For sustained intensity that has resulted in a dramatic turnaround, it must rank among India’s finest pace bowling efforts in a Test. It started essentially as a by-play after the hopes of saving the match seemed to have been snuffed out by New Zealand in the morning. But by the end of the third day in the first Test at Eden Park, India’s spirits soared as a sensational bowling fight back has left them chasing one of Test cricket’s biggest comeback victories.
It was a manic Saturday as 17 wickets tumbled, and still the drop-in pitch looks good for runs as wear and tear is minimal on such a surface. Having skittled out the Kiwis for 105 in the second innings, India will improve their record of the third highest fourth innings chase ever by one run if they manage to get to the target of 407. At the close, India had reached 87 for one, with Cheteshwar Pujara and Shikhar Dhawan having settled down. But with another 320 runs to defend, the Kiwi pacers will clearly fancy their chances of bowling out the visitors.
There was no sign of the storm that erupted when India lost their last six wickets for 64 runs in the morning. Once the overnight batsmen Rohit Sharma and Ajinkya Rahane fell playing without any feet movement, the Kiwis pace trio of Neil Wagner, Tim Southee and Trent Boult wrapped things up.
Having conceded a 301-run first innings lead, and with New Zealand electing to bat again without enforcing the follow-on as team tend to do, there was no inkling of the storm the battered India would whip up.
It was Mohammed Shami again who set the tone as India’s chastened pacers were right on target, and put away the short ball that proved their undoing in the first innings. Unlucky in the first innings after a catch was dropped and a leg before shout didn’t go his way, he was dead accurate as he removed the shaky openers Hamish Rutherford and Peter Fulton in his first two overs. But the Kiwis had escaped from 30 for three on the first morning.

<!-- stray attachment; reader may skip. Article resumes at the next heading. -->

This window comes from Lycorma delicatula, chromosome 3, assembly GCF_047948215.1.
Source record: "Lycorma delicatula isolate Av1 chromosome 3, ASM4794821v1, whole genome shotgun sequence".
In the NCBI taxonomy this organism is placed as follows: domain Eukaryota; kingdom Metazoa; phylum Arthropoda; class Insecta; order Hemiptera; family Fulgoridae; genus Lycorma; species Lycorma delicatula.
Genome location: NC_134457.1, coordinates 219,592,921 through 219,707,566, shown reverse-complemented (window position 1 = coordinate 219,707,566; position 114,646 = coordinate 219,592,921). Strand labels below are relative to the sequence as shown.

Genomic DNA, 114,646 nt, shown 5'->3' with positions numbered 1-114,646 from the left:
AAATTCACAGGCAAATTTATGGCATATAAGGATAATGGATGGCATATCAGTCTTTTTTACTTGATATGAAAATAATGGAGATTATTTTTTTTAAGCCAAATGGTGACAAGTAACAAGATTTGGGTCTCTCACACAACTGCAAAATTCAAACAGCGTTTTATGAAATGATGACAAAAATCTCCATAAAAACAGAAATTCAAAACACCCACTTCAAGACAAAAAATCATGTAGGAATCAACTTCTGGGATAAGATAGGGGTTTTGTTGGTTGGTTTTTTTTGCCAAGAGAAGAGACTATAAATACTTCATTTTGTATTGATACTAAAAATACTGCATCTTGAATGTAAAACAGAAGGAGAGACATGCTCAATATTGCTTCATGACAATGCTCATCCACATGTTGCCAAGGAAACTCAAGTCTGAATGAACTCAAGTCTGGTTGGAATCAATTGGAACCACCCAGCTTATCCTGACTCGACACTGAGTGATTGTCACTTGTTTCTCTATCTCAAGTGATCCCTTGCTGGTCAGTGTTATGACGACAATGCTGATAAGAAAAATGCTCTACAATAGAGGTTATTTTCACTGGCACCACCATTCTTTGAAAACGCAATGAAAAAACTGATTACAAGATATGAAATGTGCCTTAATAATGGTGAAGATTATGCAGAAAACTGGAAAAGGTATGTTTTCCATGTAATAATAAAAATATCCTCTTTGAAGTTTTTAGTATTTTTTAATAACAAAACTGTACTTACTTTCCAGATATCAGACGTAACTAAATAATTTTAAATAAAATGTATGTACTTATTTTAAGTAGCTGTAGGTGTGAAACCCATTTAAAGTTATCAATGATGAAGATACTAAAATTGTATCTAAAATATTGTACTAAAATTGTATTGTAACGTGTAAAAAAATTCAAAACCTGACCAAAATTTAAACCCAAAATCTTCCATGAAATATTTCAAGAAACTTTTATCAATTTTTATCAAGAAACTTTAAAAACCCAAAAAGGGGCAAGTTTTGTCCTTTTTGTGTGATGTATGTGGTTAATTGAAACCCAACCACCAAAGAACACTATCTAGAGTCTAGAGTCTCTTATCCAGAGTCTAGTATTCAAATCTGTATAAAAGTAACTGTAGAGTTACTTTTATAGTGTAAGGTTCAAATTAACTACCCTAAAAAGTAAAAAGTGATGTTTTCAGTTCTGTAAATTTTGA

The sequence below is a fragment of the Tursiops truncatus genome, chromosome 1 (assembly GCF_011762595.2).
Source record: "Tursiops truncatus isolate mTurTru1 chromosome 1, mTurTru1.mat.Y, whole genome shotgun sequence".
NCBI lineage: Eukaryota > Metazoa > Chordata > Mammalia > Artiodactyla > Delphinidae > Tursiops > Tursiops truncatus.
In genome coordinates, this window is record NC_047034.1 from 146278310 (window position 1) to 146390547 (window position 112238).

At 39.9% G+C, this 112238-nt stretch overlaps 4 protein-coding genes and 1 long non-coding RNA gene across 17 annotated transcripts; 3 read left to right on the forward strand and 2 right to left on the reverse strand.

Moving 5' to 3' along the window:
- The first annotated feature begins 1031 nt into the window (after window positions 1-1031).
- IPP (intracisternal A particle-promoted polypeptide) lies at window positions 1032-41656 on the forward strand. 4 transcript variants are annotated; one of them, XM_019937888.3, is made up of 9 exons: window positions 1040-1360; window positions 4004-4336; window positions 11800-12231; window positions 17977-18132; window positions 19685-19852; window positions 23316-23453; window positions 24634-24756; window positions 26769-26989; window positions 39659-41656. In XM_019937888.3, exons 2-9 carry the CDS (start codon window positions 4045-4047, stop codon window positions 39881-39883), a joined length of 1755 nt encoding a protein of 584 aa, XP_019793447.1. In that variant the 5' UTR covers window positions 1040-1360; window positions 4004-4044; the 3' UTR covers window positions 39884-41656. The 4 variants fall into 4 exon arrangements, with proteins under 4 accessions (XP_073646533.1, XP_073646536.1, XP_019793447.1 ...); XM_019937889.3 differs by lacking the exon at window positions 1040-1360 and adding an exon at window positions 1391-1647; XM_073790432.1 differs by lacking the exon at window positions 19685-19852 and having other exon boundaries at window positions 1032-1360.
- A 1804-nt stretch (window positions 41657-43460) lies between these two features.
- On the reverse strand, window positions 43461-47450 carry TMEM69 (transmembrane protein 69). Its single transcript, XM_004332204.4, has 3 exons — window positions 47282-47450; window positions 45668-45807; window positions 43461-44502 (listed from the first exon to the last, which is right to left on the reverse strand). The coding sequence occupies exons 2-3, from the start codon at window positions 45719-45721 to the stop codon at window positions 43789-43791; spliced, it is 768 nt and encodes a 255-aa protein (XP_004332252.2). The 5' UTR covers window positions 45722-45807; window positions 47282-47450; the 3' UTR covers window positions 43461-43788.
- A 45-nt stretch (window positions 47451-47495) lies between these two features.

Though India’s fielding was brilliant, still it was Ravindra Jadeja’s stunning efforts that saw the back of first innings centurions Kane Williamson and skipper Brendon McCullum and reduced the Kiwis to 15 for 4 at lunch.
Williamson, in the form of his life, made a rare misjudgement, deceived by the new ball gripping the pitch that sent his flick off Zaheer ballooning towards short midwicket. Jadeja dived and completed his celebratory throwing up of the ball in one motion.
India were buzzing but Murali Vijay again proved a poor first slip. His let-off of Williamson on 32 had allowed him to make 113 in the first innings. Shami had suffererd. This time, McCullum pushed at Zaheer Khan and Vijay could not anticipate the swerve as the ball reached him. But it didn’t prove expensive as the Kiwi skipper was run out brilliantly by Jadeja attempting a second run with Ishant alert enough to run in to collect the throw.
Taylor showed his experience to top-score with 41 but the pacers never let go off the pressure. And another great catch, by Ajinkya Rahane at gully, which ended Taylor’s stay. Shami bowled 10 overs on the trot on either side of lunch and was rewarded when he beat Corey Anderson with a beauty which nipped back to hit the leg-stump of the left-hander.
Ishant Sharma didn’t let the tail wag, removing the last three wickets after tea to complete a nine-wicket match haul.
Shikhar was shaky again but was dropped by a diving McCullum at cover off Tim Southee on seven. Murali Vijay again looked solid but fell playing his favourite leg glance down the leg side. India finally showed what they can do with application. But they will need plenty of good fortune too if they are to complete what would be an amazing turnaround.